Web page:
Enter Title

Cost-Share Programs

Text/HTML

Federal

Text/HTML

  • EQIP- The Environmental Quality Incentives Program (EQIP) is a cost-share based program to assist landowners and farmers with installation of conservation practices. Cost share rates vary from 50% to 90% depending on eligibility. This program is based on natural resource concerns on private lands. Resource concerns include soil erosion, water quality, grassland and livestock management, air quality, wildlife and animal waste management.

  • CRP- The Conservation Reserve Program (CRP) is administered through the USDA Farm Service Agency; however, NRCS provides technical assistance with planning and installation of conservation practices. This program converts cropland to wildlife grasslands or forestland, establishes wildlife friendly borders around cropland, converts marginal pastureland to wildlife areas and installs shallow water impoundments in site specific areas. Contracts are 10-15 years with annual payments based on acres, habitat and soil criteria.

  • CSP- The Conservation Security Program (CSP) is based on selected watersheds determined at the National level. The Upper Cape Fear River watershed was selected in 2005 for qualifying landowners. This program is based on existing environmental stewardship and rewards the producers for their work. Program signup is limited and cycles around every 7 years.

  • CTA- Conservation Technical Assistance (CTA) is the backbone of the Natural Resources Conservation Service agency. We provide free technical assistance and planning, in partnership with the Lee SWCD, to landowners and farmers requesting solutions to natural resource needs. Conservation Plans, Grazing Plans, Animal Waste Management Plans, Nutrient and Pest Management Plans, and Forest/Wildlife Management Plans are produced for each client in order for them to restore, enhance and improve their resources.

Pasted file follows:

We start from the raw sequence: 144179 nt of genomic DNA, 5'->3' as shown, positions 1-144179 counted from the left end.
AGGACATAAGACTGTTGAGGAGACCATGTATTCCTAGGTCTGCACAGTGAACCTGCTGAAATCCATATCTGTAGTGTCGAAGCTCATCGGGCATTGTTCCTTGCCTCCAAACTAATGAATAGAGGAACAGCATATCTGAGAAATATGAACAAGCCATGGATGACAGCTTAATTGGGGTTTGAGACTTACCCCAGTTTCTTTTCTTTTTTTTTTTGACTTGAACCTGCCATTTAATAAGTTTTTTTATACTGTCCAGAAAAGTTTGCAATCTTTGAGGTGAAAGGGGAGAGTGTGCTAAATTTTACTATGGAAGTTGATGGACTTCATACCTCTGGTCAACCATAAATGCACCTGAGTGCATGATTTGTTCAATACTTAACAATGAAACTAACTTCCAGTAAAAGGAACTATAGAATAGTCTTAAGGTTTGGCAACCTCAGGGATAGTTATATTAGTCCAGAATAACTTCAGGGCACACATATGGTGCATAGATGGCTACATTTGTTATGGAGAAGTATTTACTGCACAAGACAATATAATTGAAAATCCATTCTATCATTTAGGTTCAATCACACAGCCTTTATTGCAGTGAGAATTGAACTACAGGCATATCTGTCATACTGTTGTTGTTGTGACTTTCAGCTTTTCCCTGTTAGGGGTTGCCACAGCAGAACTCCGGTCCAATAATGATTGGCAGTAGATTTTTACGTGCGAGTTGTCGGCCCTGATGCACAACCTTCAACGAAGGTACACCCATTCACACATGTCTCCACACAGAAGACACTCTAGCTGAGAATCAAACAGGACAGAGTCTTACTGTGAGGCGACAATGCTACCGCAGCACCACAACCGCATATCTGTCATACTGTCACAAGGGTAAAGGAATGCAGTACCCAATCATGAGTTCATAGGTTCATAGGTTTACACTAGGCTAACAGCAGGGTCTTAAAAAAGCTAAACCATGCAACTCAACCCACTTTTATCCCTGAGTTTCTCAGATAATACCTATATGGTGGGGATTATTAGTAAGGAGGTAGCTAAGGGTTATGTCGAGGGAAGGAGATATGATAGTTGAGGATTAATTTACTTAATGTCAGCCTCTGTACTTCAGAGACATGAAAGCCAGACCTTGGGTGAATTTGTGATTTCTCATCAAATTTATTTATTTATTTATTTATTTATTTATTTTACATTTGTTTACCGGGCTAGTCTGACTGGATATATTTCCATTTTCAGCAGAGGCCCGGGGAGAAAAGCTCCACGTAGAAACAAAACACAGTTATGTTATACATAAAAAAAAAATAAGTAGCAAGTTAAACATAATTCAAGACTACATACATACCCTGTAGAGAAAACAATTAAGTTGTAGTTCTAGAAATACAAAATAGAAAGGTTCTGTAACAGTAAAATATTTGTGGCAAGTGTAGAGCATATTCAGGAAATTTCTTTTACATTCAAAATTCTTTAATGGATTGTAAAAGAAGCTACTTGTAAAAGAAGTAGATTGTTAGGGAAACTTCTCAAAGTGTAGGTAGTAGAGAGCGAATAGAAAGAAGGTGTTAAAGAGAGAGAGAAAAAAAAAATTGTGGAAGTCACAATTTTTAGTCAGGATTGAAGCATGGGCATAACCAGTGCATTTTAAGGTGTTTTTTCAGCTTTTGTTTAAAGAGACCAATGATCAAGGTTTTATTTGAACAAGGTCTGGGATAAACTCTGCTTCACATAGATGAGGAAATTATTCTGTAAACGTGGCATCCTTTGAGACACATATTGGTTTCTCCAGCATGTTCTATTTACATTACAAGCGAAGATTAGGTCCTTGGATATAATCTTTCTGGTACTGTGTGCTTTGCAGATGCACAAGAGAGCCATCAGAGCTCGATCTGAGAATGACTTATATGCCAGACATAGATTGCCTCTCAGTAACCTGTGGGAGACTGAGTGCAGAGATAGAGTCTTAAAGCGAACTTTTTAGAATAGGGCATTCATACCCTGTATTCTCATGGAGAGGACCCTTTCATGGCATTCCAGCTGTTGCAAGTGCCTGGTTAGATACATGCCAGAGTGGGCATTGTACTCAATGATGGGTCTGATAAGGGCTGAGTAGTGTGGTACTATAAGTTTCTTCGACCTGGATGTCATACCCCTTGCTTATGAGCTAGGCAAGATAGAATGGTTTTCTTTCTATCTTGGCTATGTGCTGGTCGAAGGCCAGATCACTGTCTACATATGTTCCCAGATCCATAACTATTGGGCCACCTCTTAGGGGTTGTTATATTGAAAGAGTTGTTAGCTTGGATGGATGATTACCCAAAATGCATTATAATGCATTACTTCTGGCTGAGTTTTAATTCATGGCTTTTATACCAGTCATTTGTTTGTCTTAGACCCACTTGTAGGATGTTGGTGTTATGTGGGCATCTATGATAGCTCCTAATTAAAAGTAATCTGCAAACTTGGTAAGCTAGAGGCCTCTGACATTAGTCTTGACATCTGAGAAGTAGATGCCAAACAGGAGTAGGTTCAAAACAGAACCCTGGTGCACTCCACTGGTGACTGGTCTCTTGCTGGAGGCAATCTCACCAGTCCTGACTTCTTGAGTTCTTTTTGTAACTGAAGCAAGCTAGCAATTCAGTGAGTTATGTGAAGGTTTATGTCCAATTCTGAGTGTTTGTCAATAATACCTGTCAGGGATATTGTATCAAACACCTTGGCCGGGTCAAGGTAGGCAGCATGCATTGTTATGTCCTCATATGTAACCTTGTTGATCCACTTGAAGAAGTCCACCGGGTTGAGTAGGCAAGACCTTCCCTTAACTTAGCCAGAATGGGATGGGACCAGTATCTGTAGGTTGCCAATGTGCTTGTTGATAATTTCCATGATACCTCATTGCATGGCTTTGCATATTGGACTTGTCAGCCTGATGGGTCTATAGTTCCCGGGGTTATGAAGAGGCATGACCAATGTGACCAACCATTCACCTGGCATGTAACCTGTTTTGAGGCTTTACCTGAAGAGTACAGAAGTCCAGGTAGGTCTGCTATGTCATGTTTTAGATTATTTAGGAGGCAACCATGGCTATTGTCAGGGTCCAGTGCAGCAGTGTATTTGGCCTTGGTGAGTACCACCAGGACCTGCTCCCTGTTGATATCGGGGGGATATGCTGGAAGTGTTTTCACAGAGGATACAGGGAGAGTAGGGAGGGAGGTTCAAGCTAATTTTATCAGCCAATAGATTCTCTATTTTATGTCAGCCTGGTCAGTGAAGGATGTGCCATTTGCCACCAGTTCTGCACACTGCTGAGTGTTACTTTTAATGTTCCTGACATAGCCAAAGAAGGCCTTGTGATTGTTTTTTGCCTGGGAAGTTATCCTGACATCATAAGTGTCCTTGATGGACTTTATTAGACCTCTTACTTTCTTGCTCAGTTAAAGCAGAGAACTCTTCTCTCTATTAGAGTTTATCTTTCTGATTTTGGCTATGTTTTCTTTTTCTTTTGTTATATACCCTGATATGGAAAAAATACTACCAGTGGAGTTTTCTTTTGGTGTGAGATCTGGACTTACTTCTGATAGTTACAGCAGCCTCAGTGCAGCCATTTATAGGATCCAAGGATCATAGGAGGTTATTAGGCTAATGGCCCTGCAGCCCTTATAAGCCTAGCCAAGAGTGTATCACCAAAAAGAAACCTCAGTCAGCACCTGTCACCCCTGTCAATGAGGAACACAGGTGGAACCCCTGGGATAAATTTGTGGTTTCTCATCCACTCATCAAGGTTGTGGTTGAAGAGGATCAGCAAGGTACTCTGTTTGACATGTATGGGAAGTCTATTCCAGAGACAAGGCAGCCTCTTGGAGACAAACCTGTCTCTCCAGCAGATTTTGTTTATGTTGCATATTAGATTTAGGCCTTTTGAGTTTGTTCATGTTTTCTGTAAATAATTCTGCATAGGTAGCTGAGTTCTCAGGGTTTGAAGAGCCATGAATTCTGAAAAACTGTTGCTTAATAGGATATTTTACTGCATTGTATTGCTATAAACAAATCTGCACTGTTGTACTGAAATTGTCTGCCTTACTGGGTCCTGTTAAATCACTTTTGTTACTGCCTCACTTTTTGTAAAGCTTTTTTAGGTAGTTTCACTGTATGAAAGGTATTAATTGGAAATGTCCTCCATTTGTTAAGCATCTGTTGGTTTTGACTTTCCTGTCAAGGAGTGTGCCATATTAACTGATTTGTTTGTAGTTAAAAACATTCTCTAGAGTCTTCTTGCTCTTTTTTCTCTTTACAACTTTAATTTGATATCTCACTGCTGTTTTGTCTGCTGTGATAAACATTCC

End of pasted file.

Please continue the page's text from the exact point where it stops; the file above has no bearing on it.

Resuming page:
Text/HTML

State

Text/HTML

  • NCACSP- The North Carolina Agriculture Cost-Share Program - (NCACSP) was created in 1984 to address nonpoint source problems in “nutrient sensitive” waters. It was expanded statewide in 1989 which brought Lee County into the program. The program allows 75% reimbursement of predetermined average costs to applicants for installing Best Management Practices (BMPs). All BMPs are intended to improve water quality and many have numerous secondary benefits. Applicants must meet certain program eligibility criteria. Some of the more popular BMPs requested are terraces, grassed waterways, field borders, cropland conversion, livestock exclusion, livestock watering facilities and poultry litter storage structures.

Text/HTML

More from Soil and Water